This white paper provides practical guidance on how to provide evidence that the results of the moisture analyzer are comparable to the drying oven and that the instrument is fit for purpose.
USP <731> ("Loss on Drying"), AOAC and ISO describe the thermogravimetric method using a drying oven as a standard procedure for determining moisture content.
A Valid Alternative to the Drying Oven
An alternative thermogravimetric procedure that provides comparable results to the drying oven in a considerably faster time is conducting loss on drying (LOD) with a moisture analyzer. Results are delivered in 5-15 minutes, in contrast to the drying oven, which typically takes 2-3 hours. The procedure is also far simpler and doesn't require specialist skills. By validating the results of halogen moisture analysis against those from the drying oven, companies can benefit from a convenient and compliant alternative loss on drying solution. The European Pharmacopeia has recently updated Chapter 2.2.32, "Loss on Drying", to include halogen moisture analyzers as an acceptable alternative to the drying oven reference method.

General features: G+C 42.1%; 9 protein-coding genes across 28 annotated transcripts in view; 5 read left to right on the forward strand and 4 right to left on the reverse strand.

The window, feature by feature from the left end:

Want to Develop a Robust LOD Moisture Method?
Our reference paper will guide you through the setup of a robust moisture method for your sample including the right sample preparation and sample application.
How to Ensure Reliable Moisture Analysis Results